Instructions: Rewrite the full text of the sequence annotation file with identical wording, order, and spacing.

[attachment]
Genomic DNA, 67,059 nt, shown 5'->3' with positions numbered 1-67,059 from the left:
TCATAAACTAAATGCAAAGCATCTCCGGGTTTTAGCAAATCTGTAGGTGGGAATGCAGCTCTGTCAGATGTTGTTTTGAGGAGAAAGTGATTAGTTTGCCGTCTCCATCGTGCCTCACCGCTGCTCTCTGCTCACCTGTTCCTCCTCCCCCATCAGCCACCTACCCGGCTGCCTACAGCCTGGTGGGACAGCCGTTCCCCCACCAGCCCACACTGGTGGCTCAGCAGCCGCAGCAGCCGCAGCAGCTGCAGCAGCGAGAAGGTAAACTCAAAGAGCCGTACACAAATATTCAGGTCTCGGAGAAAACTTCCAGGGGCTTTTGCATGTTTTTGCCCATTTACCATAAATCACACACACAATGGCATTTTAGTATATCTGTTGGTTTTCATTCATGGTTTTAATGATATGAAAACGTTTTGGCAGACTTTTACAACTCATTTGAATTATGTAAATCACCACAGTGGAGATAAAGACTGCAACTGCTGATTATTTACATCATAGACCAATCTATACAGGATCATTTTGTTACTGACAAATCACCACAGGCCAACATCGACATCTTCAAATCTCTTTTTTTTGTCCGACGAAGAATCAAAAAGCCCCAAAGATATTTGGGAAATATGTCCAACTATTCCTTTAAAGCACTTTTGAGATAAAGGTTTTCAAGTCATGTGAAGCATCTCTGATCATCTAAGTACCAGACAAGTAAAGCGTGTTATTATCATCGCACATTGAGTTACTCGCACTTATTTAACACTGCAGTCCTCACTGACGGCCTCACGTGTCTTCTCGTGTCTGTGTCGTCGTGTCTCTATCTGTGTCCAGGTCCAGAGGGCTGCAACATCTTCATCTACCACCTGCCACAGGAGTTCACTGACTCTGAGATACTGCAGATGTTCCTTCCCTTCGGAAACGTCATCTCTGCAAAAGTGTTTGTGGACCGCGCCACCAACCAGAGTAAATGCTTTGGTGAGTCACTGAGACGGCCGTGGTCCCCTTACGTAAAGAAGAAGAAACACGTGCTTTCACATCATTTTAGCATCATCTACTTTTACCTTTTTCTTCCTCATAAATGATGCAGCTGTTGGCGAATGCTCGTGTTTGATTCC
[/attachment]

Genomic DNA, 67,059 nt, shown 5'->3' with positions numbered 1-67,059 from the left:
TCATAAACTAAATGCAAAGCATCTCCGGGTTTTAGCAAATCTGTAGGTGGGAATGCAGCTCTGTCAGATGTTGTTTTGAGGAGAAAGTGATTAGTTTGCCGTCTCCATCGTGCCTCACCGCTGCTCTCTGCTCACCTGTTCCTCCTCCCCCATCAGCCACCTACCCGGCTGCCTACAGCCTGGTGGGACAGCCGTTCCCCCACCAGCCCACACTGGTGGCTCAGCAGCCGCAGCAGCCGCAGCAGCTGCAGCAGCGAGAAGGTAAACTCAAAGAGCCGTACACAAATATTCAGGTCTCGGAGAAAACTTCCAGGGGCTTTTGCATGTTTTTGCCCATTTACCATAAATCACACACACAATGGCATTTTAGTATATCTGTTGGTTTTCATTCATGGTTTTAATGATATGAAAACGTTTTGGCAGACTTTTACAACTCATTTGAATTATGTAAATCACCACAGTGGAGATAAAGACTGCAACTGCTGATTATTTACATCATAGACCAATCTATACAGGATCATTTTGTTACTGACAAATCACCACAGGCCAACATCGACATCTTCAAATCTCTTTTTTTTGTCCGACGAAGAATCAAAAAGCCCCAAAGATATTTGGGAAATATGTCCAACTATTCCTTTAAAGCACTTTTGAGATAAAGGTTTTCAAGTCATGTGAAGCATCTCTGATCATCTAAGTACCAGACAAGTAAAGCGTGTTATTATCATCGCACATTGAGTTACTCGCACTTATTTAACACTGCAGTCCTCACTGACGGCCTCACGTGTCTTCTCGTGTCTGTGTCGTCGTGTCTCTATCTGTGTCCAGGTCCAGAGGGCTGCAACATCTTCATCTACCACCTGCCACAGGAGTTCACTGACTCTGAGATACTGCAGATGTTCCTTCCCTTCGGAAACGTCATCTCTGCAAAAGTGTTTGTGGACCGCGCCACCAACCAGAGTAAATGCTTTGGTGAGTCACTGAGACGGCCGTGGTCCCCTTACGTAAAGAAGAAGAAACACGTGCTTTCACATCATTTTAGCATCATCTACTTTTACCTTTTTCTTCCTCATAAATGATGCAGCTGTTGGCGAATGCTCGTGTTTGATTCC